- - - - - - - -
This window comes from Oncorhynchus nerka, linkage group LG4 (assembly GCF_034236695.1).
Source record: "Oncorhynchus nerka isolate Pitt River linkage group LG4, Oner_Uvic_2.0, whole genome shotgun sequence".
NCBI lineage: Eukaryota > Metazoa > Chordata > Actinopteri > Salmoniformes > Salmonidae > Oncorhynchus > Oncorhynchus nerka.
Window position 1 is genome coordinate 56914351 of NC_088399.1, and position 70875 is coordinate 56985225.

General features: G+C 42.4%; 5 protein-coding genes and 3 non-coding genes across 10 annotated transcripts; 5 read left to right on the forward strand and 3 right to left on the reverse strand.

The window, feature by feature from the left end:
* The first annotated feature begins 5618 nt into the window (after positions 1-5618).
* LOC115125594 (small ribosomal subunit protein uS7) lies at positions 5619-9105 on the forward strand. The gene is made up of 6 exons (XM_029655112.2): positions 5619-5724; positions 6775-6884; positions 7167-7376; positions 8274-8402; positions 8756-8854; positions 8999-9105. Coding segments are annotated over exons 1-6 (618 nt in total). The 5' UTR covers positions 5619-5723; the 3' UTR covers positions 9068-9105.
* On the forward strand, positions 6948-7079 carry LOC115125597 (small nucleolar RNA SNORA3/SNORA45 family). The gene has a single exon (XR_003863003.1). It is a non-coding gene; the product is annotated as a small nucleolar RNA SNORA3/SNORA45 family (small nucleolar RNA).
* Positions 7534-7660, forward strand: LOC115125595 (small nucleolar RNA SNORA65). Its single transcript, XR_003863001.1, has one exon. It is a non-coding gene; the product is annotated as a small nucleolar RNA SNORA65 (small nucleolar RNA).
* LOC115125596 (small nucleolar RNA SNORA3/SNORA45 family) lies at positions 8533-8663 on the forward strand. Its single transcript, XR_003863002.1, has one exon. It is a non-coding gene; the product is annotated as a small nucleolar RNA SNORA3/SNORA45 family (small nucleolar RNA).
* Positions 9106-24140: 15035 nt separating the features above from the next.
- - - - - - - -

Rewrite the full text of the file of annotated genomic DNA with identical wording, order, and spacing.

This window comes from Oncorhynchus nerka, linkage group LG4 (assembly GCF_034236695.1).
Source record: "Oncorhynchus nerka isolate Pitt River linkage group LG4, Oner_Uvic_2.0, whole genome shotgun sequence".
NCBI lineage: Eukaryota > Metazoa > Chordata > Actinopteri > Salmoniformes > Salmonidae > Oncorhynchus > Oncorhynchus nerka.
Window position 1 is genome coordinate 56914351 of NC_088399.1, and position 70875 is coordinate 56985225.

General features: G+C 42.4%; 5 protein-coding genes and 3 non-coding genes across 10 annotated transcripts; 5 read left to right on the forward strand and 3 right to left on the reverse strand.

The window, feature by feature from the left end:
* The first annotated feature begins 5618 nt into the window (after positions 1-5618).
* LOC115125594 (small ribosomal subunit protein uS7) lies at positions 5619-9105 on the forward strand. The gene is made up of 6 exons (XM_029655112.2): positions 5619-5724; positions 6775-6884; positions 7167-7376; positions 8274-8402; positions 8756-8854; positions 8999-9105. Coding segments are annotated over exons 1-6 (618 nt in total). The 5' UTR covers positions 5619-5723; the 3' UTR covers positions 9068-9105.
* On the forward strand, positions 6948-7079 carry LOC115125597 (small nucleolar RNA SNORA3/SNORA45 family). The gene has a single exon (XR_003863003.1). It is a non-coding gene; the product is annotated as a small nucleolar RNA SNORA3/SNORA45 family (small nucleolar RNA).
* Positions 7534-7660, forward strand: LOC115125595 (small nucleolar RNA SNORA65). Its single transcript, XR_003863001.1, has one exon. It is a non-coding gene; the product is annotated as a small nucleolar RNA SNORA65 (small nucleolar RNA).
* LOC115125596 (small nucleolar RNA SNORA3/SNORA45 family) lies at positions 8533-8663 on the forward strand. Its single transcript, XR_003863002.1, has one exon. It is a non-coding gene; the product is annotated as a small nucleolar RNA SNORA3/SNORA45 family (small nucleolar RNA).
* Positions 9106-24140: 15035 nt separating the features above from the next.